When a game is described as "Diablo meets Monkey Island," two reactions come naturally: "Neat!," followed by, "Wait a second ... how can that even be possible?"

Well, it is. I found this out for myself earlier this week when the 'Stiq had its first hands-on (we'd seen it at PAX 2009) with DeathSpank, the latest game from Ron Gilbert, designer of The Secret of Monkey Island (but not Diablo). His new downloadable game is a fast-paced, button-mashy loot-'em-up, as well as an adventure filled with interesting characters and diabolically funny dialog. Also, it's about bacon and a hero who's favorite number is ... plaid.

DeathSpank (the character) is a dispenser of justice and, as such, wields Weapons of Justice (WoJ). Not all of his weapons are special like these, but throughout his quest he'll happen upon or be rewarded with tools of mass dismemberment that behave a little differently when his Justice Meter is fully powered up. This happens at a quick pace, and, in the case of a hammer and cleaver in the demo, can cause the ground to quake or send enemies flying.

The NPCs respond with wonderfully odd answers and retorts to DeathSpank's over-dramatic questioning.

It all starts with DeathSpank -- who has brawn and bravado, but is about as clueless as The Tick -- seeking out the aid of a witch, said to know the whereabouts of the artifact he's destined to protect: The Artifact. Here's where the comparisons to Monkey Island come in. Each conversation in DeathSpank, is voice-acted and presented as a series of response options, some practical and some just plain funny. The NPCs respond in kind, with wonderfully odd answers and retorts to DeathSpank's over-dramatic questioning.

So, DeathSpank receives quests -- some are "Important Things I Need to Do" in his quest journal, others simply "Unimportant" side quests -- and sets out to complete them, using ranged and melee weapons. I was able to map one weapon to each of the four face buttons on the Xbox 360 controller; the D-pad works similarly, only for potions (insta-heal), drumsticks (flee danger while chomping on 'em) and support items. The whole interface was very intuitive, as was the equipment menu, which clearly indicates which items and weapons are better than what you currently have equipped, and which require a higher level to use.

Oh yes -- DeathSpank levels up. In fact, there's a progress bar underneath his health bar. Pressing the Back button when you reach a new character level brings up the option to select from one of three special trait cards. In my time with the game, I got two: one that increased his movement speed and another that gave a +10% to ranged attacks. There were other options, offering enhancements to melee damage, loot drops and the like. The cards that aren't chosen get discarded -- there's no management of a deck in the game, just six card slots in total (although you can remove a card from it to make space for another, but it will also be discarded).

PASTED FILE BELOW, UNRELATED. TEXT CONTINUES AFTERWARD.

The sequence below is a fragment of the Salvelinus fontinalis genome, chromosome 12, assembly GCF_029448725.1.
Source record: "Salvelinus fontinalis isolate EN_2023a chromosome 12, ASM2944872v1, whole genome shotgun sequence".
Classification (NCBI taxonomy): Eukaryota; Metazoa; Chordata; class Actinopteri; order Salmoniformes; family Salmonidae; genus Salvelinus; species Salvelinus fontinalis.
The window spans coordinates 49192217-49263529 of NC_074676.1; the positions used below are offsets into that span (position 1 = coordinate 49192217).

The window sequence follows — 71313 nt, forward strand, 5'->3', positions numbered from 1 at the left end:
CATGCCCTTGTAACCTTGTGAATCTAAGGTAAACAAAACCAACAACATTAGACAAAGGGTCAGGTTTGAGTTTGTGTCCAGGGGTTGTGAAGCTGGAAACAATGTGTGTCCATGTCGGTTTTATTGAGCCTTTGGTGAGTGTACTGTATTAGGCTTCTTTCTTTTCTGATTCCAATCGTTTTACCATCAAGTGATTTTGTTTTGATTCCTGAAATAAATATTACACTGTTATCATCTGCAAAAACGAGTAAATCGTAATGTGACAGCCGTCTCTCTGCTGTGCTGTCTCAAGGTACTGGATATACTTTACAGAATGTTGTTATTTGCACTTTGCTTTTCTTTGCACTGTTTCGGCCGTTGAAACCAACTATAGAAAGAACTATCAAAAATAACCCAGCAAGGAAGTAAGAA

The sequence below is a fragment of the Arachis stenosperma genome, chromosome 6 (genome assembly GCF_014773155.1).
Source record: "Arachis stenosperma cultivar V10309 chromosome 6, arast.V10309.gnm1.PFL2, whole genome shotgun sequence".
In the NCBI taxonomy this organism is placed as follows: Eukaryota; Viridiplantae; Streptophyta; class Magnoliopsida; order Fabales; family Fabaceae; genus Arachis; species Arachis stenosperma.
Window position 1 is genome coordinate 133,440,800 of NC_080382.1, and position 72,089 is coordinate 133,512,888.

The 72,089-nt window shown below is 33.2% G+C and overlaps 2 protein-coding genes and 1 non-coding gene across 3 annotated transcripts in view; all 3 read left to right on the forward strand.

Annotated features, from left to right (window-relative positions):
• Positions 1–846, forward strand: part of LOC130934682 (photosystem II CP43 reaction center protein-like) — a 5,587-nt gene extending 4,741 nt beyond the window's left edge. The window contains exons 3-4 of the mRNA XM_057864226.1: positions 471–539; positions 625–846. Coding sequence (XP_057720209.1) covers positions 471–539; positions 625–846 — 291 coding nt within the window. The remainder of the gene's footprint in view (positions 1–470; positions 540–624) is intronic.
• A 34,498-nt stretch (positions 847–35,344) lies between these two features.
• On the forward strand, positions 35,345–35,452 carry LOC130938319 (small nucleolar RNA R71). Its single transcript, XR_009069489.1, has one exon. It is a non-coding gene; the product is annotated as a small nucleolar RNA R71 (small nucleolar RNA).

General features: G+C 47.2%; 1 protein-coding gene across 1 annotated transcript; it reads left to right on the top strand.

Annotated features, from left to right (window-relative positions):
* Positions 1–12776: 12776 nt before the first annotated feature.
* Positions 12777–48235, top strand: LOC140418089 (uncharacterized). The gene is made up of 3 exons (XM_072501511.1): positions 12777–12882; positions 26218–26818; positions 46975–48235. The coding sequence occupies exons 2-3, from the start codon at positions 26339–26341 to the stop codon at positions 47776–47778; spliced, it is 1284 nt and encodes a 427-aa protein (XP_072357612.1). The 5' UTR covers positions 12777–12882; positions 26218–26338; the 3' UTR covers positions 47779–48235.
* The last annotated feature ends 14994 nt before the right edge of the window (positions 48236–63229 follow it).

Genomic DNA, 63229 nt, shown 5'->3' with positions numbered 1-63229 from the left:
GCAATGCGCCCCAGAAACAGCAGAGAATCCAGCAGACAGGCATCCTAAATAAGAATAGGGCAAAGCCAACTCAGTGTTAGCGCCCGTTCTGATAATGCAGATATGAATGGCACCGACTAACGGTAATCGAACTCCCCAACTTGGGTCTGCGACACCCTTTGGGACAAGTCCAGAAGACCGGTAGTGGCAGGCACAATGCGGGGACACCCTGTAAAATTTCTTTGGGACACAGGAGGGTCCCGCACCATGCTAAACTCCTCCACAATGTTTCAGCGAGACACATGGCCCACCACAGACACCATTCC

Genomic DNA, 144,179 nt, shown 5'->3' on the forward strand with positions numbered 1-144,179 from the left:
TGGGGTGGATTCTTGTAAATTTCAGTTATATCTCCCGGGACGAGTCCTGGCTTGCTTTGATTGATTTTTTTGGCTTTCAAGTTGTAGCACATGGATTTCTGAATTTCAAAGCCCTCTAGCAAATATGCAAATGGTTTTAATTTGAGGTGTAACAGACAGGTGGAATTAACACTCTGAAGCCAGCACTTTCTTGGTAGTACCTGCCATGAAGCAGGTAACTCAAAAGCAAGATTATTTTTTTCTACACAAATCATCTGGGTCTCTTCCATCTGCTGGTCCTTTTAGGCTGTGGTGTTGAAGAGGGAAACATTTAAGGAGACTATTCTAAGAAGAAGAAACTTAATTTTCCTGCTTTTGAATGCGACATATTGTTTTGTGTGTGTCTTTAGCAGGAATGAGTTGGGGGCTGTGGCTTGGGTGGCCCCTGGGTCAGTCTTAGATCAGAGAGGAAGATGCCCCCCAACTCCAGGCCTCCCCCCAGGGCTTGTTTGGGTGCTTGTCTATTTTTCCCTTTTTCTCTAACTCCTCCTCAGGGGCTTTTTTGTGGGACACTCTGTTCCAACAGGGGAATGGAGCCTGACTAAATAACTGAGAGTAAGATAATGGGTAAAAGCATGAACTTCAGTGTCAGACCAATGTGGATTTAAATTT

There wasn't time during my play session to make much progress in the main quest, so I spent most of it helping out a hapless fisherman who'd left his tackle box down by the nearby lake. Naturally, said lake was also a popular hangout for goblins, some of a higher level than DeathSpank himself. Luckily, there was an outhouse nearby. These are the game's auto-activated checkpoints to which he'll automatically return after being vanquished (and dropping some gold as a small penalty).

Honestly, I felt like I could have kept playing well into the night, the next morning and through the next day.

I found that I was enjoying using ranged attacks against these enemies, so I made use of the manual lock-on (Left Trigger) to strafe particular targets and fire whilst walking backwards. Otherwise, DeathSpank has a "soft" auto-targeting system better suited for melee weapons. Speaking of "suited," there are also myriad armor/gear pickups in the game, which -- like the upgraded shoulder pads I equipped -- actually make substantial changes to DeathSpank's appearance. In this case, he was a lot more, well, pointy-shouldered.

Eventually, I returned the fisherman's tackle box, only to learn that his prized lures were missing from it. One guess where they were. If you thought "Back at the lake," you'd be right. If you thought "Inside of the goblins," you'd be more right. I had to collect a few of them to complete this sub-quest before my time with the game was up. Honestly, I felt like I could have kept playing well into the night, the next morning and through the next day. Maybe longer. Judging by the map screen, the game's world is absolutely huge; the large area I explored comprised maybe a tenth of the total world map.

And never once while playing did the thought cross my mind that Deathspank is a downloadable game. Its production values and perceived amount of content are the stuff of full retail releases. Frankly, I don't care how it's released, I just know that I want to play more of it soon.

This article was originally published on Joystiq.

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